Cameron Young Sets Sights on Delivering Wanamaker to PGA Coach Father
Cameron Young, the son of a PGA Professional, is in a fabulous position to win the Wanamaker Trophy heading into Sunday’s finale at Southern Hills Country Club.
But the way he’s been playing of late, it shouldn’t be a surprise.
Young, who has finished T3 and T2 in his last two PGA Tour starts, shot a 3-under 67 on Saturday to move into solo fourth slotting him in the penultimate final round pairing.
The PGA Tour rookie’s moving day effort was highlighted by an eagle on the par-4 17th. He knocked his drive 302 yards and rolled in the 24-footer. The eagle came after a bogey on the par-4 16th. “The eagle came at a really nice time,” said Young.
Young bogeyed his second hole of the day but added birdies on No’s 5, 6, 9, and 13. After opening the tournament with a 1-over 71, this is his second straight round of 67.
All in all, he handled the pressure well. Now he’s not only looking for his first PGA Tour title, but his first major championship. “I don’t really have much of an explanation for it, but I think I’ve played really nicely, honestly, in this calendar year,” said Young. “I’ve been very consistent, and I’ve been around the lead a decent bit.”
Young’s father, David, is the Head Golf Professional at Sleepy Hollow Country Club in Scarborough, New York. David told PGA.com earlier this week that he’s used to watching is son on TV. But this week he’s on site in Tulsa.
“I’ll be able to watch in person and see everything that’s going on. I get to see his swing and his game, not just the result,” said David Young. “I’m just really excited.”
Cameron Young gave his father plenty of reasons to be excited on Saturday, and now he’s gearing up to be in one of the final groups on Sunday at the PGA Championship – a championship that means so much to he and his family.
Young said he’s been “given so much” because of the PGA of America.
Without the PGA his father would have had the job he’s had for decades. Without Sleepy Hollow, he wouldn’t have started playing golf at four years old. He wouldn’t have started playing PGA Junior events as a youngster, either.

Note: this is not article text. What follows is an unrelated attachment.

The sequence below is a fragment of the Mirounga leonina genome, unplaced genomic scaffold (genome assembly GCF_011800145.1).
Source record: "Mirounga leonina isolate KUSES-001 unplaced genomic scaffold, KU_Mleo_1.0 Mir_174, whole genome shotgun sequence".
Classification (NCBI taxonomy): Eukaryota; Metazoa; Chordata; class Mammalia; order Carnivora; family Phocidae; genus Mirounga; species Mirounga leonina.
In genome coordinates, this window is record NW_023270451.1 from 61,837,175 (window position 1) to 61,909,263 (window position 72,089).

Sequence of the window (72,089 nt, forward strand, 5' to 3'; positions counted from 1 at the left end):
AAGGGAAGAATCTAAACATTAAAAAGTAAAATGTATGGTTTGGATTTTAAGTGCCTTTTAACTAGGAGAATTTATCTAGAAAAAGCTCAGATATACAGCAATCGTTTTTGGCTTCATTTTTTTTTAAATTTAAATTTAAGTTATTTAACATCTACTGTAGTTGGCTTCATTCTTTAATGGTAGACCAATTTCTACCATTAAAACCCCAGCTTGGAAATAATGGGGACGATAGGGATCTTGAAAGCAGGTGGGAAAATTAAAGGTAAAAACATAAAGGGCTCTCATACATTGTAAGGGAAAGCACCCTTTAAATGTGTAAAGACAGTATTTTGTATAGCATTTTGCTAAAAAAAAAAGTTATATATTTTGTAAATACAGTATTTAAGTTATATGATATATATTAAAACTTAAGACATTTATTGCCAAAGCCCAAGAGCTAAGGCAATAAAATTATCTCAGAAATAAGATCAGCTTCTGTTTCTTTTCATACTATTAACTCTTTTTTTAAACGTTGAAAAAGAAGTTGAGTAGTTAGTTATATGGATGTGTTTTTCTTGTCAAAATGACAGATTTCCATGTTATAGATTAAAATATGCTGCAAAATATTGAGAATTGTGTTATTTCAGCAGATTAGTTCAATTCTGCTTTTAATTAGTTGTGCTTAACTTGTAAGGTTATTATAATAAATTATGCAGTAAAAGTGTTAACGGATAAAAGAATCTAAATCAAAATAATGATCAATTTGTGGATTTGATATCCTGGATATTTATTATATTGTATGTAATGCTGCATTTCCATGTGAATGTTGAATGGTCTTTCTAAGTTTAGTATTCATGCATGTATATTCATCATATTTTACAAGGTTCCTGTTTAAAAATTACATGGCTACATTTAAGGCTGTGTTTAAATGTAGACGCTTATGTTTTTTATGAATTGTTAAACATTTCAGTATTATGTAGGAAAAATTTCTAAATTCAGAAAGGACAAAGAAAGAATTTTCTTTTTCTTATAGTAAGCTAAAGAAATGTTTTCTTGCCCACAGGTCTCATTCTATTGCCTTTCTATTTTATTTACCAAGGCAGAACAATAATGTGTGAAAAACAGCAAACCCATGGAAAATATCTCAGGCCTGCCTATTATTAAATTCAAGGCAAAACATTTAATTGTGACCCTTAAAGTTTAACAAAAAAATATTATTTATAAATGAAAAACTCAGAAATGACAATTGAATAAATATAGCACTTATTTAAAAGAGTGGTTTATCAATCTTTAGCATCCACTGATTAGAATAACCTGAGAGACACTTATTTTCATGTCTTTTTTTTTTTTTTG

“To go from local PGA junior tournaments, national PGA juniors, to Junior Ryder Cup, to even play in a PGA Championship is really cool for me,” said Young. “(The PGA) has kind of been with me my whole way through.”
Although you’d assume winning the PGA Championship in your debut would be a rare feat – it technically is, historically – you only need to go back two years in the records books to see when it last happened. That was Collin Morikawa in 2020.
Young, a graduate of the Korn Ferry Tour last season, is looking to become the first Korn Ferry Tour grad to win a major the following season since Keegan Bradley in 2011. Bradley, also the son of a PGA Professional, captured the Wanamaker Trophy that year in his PGA Championship debut.
Young has played three majors in his career. He missed the cut at the Masters in April – a “hiccup” in his solid play, he said – and missed the cut at the U.S. Open in both 2019 and 2021. His body of work this season, however, has been the epitome of ‘trending.’ He has four top-10 finishes this season: T2-T2-T3-T2. He’s knocking on the door.
“If I were to win a major championship... I would take any one of them,” said Young, “but this one specifically with my parents here this week would be pretty incredible.”